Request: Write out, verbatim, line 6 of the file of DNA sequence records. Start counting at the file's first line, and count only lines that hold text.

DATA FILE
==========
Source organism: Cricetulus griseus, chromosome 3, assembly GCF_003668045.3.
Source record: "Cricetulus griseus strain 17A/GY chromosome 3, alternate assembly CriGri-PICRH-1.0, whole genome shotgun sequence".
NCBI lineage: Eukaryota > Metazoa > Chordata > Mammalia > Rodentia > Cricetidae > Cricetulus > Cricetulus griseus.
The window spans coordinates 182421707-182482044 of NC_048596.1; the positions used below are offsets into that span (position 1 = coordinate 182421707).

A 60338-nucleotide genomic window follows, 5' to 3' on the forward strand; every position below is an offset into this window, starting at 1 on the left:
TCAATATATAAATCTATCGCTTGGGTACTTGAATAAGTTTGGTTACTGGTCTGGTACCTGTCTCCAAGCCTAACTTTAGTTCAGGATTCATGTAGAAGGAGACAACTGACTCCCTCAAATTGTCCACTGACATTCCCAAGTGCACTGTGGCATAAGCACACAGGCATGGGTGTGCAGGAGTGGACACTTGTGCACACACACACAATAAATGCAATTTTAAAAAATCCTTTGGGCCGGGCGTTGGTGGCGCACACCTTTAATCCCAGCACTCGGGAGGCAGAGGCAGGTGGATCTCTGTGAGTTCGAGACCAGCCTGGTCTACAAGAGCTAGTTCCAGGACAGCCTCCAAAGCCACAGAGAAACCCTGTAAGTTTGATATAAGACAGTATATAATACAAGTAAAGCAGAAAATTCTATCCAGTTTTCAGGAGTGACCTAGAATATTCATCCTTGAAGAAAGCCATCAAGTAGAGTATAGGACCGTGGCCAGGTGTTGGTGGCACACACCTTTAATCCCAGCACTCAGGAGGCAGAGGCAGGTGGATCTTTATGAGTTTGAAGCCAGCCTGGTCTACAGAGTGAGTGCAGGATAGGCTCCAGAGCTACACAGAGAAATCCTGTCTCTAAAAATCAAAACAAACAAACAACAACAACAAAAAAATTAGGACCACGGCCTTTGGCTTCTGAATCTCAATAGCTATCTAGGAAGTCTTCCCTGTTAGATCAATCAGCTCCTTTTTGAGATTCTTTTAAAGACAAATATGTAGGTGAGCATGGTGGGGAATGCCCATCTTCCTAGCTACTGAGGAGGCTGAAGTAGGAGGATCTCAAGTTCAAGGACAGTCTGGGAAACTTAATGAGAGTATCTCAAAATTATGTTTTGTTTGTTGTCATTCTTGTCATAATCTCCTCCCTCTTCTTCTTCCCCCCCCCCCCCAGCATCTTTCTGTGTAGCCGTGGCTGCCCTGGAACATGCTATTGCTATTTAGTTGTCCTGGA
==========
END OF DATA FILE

TCAATATATAAATCTATCGCTTGGGTACTTGAATAAGTTTGGTTACTGGTCTGGTACCTGTCTCCAAGCCTAACTTTAGTTCAGGATTCATGTAGAAGGAGACAACTGACTCCCTCAAATTGTCCACTGACATTCCCAAGTGCACTGTGGCATAAGCACACAGGCATGGGTGTGCAGGAGTGGACACTTGTGCACACACACACAATAAATGCAATTTTAAAAAATCCTTTGGGCCGGGCGTTGGTGGCGCACACCTTTAATCCCAGCACTCGGGAGGCAGAGGCAGGTGGATCTCTGTGAGTTCGAGACCAGCCTGGTCTACAAGAGCTAGTTCCAGGACAGCCTCCAAAGCCACAGAGAAACCCTGTAAGTTTGATATAAGACAGTATATAATACAAGTAAAGCAGAAAATTCTATCCAGTTTTCAGGAGTGACCTAGAATATTCATCCTTGAAGAAAGCCATCAAGTAGAGTATAGGACCGTGGCCAGGTGTTGGTGGCACACACCTTTAATCCCAGCACTCAGGAGGCAGAGGCAGGTGGATCTTTATGAGTTTGAAGCCAGCCTGGTCTACAGAGTGAGTGCAGGATAGGCTCCAGAGCTACACAGAGAAATCCTGTCTCTAAAAATCAAAACAAACAAACAACAACAACAAAAAAATTAGGACCACGGCCTTTGGCTTCTGAATCTCAATAGCTATCTAGGAAGTCTTCCCTGTTAGATCAATCAGCTCCTTTTTGAGATTCTTTTAAAGACAAATATGTAGGTGAGCATGGTGGGGAATGCCCATCTTCCTAGCTACTGAGGAGGCTGAAGTAGGAGGATCTCAAGTTCAAGGACAGTCTGGGAAACTTAATGAGAGTATCTCAAAATTATGTTTTGTTTGTTGTCATTCTTGTCATAATCTCCTCCCTCTTCTTCTTCCCCCCCCCCCCCAGCATCTTTCTGTGTAGCCGTGGCTGCCCTGGAACATGCTATTGCTATTTAGTTGTCCTGGA